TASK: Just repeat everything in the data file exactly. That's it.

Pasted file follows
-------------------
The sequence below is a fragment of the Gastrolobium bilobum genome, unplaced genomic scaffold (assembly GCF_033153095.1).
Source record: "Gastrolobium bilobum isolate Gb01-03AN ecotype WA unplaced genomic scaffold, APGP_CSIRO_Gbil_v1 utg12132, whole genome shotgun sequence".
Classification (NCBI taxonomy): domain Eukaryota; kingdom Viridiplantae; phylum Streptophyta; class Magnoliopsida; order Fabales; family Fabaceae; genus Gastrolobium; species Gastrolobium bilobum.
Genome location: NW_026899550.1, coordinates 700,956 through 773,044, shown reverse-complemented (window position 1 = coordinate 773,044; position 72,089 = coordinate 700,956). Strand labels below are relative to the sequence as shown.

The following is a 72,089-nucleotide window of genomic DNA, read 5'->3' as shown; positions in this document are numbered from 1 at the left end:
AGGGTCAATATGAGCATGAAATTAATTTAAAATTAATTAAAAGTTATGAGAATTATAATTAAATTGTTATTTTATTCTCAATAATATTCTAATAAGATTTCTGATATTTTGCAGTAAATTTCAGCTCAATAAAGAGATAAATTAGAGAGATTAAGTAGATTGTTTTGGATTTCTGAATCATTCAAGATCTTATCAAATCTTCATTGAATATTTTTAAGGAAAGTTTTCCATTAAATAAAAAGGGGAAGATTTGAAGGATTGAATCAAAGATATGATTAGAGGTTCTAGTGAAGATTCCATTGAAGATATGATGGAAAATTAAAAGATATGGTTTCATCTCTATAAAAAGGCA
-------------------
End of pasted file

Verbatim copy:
The sequence below is a fragment of the Gastrolobium bilobum genome, unplaced genomic scaffold (assembly GCF_033153095.1).
Source record: "Gastrolobium bilobum isolate Gb01-03AN ecotype WA unplaced genomic scaffold, APGP_CSIRO_Gbil_v1 utg12132, whole genome shotgun sequence".
Classification (NCBI taxonomy): domain Eukaryota; kingdom Viridiplantae; phylum Streptophyta; class Magnoliopsida; order Fabales; family Fabaceae; genus Gastrolobium; species Gastrolobium bilobum.
Genome location: NW_026899550.1, coordinates 700,956 through 773,044, shown reverse-complemented (window position 1 = coordinate 773,044; position 72,089 = coordinate 700,956). Strand labels below are relative to the sequence as shown.

The following is a 72,089-nucleotide window of genomic DNA, read 5'->3' as shown; positions in this document are numbered from 1 at the left end:
AGGGTCAATATGAGCATGAAATTAATTTAAAATTAATTAAAAGTTATGAGAATTATAATTAAATTGTTATTTTATTCTCAATAATATTCTAATAAGATTTCTGATATTTTGCAGTAAATTTCAGCTCAATAAAGAGATAAATTAGAGAGATTAAGTAGATTGTTTTGGATTTCTGAATCATTCAAGATCTTATCAAATCTTCATTGAATATTTTTAAGGAAAGTTTTCCATTAAATAAAAAGGGGAAGATTTGAAGGATTGAATCAAAGATATGATTAGAGGTTCTAGTGAAGATTCCATTGAAGATATGATGGAAAATTAAAAGATATGGTTTCATCTCTATAAAAAGGCA